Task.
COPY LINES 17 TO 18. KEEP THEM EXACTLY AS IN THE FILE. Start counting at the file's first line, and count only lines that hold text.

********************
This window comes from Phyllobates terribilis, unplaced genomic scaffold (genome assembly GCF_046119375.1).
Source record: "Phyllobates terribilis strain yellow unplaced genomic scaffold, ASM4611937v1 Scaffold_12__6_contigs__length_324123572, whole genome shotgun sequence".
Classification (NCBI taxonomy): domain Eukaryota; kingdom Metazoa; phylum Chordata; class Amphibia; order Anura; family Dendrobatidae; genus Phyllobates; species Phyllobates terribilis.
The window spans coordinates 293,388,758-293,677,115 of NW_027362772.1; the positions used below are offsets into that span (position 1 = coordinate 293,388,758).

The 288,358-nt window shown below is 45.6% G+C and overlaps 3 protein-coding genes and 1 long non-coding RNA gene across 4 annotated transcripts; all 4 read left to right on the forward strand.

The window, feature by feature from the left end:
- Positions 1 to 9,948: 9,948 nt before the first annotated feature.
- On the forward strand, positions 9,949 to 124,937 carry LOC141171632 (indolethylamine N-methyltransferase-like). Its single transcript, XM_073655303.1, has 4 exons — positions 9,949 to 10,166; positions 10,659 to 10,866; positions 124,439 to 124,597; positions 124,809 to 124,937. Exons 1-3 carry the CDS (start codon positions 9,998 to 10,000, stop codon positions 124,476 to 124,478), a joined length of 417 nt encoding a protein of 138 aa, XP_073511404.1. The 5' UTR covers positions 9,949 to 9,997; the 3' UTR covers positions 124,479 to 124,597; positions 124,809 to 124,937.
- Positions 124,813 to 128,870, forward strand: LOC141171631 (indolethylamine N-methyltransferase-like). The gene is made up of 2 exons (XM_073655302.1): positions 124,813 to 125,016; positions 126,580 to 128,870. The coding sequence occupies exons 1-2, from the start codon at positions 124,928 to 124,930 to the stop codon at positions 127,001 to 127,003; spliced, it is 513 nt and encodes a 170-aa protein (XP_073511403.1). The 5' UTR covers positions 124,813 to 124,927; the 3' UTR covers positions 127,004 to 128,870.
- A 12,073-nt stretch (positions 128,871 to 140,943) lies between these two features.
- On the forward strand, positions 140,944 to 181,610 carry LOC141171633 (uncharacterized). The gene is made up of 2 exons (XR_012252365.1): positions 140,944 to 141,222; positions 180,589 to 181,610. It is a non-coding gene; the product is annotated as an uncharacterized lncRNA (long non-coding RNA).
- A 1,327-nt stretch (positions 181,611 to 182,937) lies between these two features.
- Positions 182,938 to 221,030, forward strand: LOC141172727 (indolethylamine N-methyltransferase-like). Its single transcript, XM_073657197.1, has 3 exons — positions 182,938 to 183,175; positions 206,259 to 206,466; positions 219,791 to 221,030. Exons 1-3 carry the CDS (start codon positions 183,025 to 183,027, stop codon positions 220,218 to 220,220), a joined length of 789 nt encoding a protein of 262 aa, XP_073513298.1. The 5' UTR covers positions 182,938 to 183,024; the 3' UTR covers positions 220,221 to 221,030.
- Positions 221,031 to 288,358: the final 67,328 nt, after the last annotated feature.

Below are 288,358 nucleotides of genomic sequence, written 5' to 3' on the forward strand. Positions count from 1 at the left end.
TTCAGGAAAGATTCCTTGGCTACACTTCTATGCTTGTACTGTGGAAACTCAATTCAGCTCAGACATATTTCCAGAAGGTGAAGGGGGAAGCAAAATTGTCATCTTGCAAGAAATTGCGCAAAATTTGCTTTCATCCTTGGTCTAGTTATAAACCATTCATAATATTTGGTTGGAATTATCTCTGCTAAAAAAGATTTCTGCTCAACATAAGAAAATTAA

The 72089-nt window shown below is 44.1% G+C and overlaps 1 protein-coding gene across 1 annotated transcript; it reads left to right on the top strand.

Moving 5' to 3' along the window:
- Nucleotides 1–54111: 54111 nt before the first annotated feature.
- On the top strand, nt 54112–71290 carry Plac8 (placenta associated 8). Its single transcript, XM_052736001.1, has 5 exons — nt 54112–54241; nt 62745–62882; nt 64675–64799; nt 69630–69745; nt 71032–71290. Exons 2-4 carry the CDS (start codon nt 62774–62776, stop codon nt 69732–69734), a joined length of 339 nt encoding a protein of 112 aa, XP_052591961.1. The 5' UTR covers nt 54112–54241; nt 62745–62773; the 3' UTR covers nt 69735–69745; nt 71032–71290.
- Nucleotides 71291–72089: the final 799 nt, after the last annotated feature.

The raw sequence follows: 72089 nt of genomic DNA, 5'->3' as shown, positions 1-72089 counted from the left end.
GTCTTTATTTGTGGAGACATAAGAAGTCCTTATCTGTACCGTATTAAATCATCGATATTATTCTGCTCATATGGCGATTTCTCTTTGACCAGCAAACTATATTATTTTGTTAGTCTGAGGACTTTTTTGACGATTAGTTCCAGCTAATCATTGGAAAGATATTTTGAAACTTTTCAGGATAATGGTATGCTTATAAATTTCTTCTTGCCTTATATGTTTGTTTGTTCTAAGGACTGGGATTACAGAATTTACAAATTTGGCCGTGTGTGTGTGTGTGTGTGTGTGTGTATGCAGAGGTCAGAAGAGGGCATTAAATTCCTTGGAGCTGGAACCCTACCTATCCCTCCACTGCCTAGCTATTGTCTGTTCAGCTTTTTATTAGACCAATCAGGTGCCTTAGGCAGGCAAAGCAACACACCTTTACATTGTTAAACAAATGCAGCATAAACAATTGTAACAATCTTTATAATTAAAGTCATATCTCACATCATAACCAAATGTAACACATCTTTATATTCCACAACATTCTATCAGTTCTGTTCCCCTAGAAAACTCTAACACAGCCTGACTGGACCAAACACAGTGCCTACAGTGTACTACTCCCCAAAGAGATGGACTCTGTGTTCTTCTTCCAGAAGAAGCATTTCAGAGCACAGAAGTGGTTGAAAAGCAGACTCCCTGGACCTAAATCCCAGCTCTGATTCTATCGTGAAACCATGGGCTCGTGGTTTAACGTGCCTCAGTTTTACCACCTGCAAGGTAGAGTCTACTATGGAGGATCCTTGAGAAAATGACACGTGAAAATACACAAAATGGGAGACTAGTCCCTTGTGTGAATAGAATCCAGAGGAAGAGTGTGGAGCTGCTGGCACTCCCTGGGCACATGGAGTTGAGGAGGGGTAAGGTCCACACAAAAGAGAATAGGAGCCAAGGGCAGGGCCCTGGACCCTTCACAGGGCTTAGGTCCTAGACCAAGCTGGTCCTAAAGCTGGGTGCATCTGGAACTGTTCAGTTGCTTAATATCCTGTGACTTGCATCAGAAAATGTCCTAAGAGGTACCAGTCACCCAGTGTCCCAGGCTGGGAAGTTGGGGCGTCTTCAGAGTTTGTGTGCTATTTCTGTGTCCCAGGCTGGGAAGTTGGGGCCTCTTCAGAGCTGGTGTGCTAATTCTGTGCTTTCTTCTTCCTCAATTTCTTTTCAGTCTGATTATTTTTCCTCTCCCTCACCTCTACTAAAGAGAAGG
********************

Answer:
The 72089-nt window shown below is 44.1% G+C and overlaps 1 protein-coding gene across 1 annotated transcript; it reads left to right on the top strand.

Moving 5' to 3' along the window: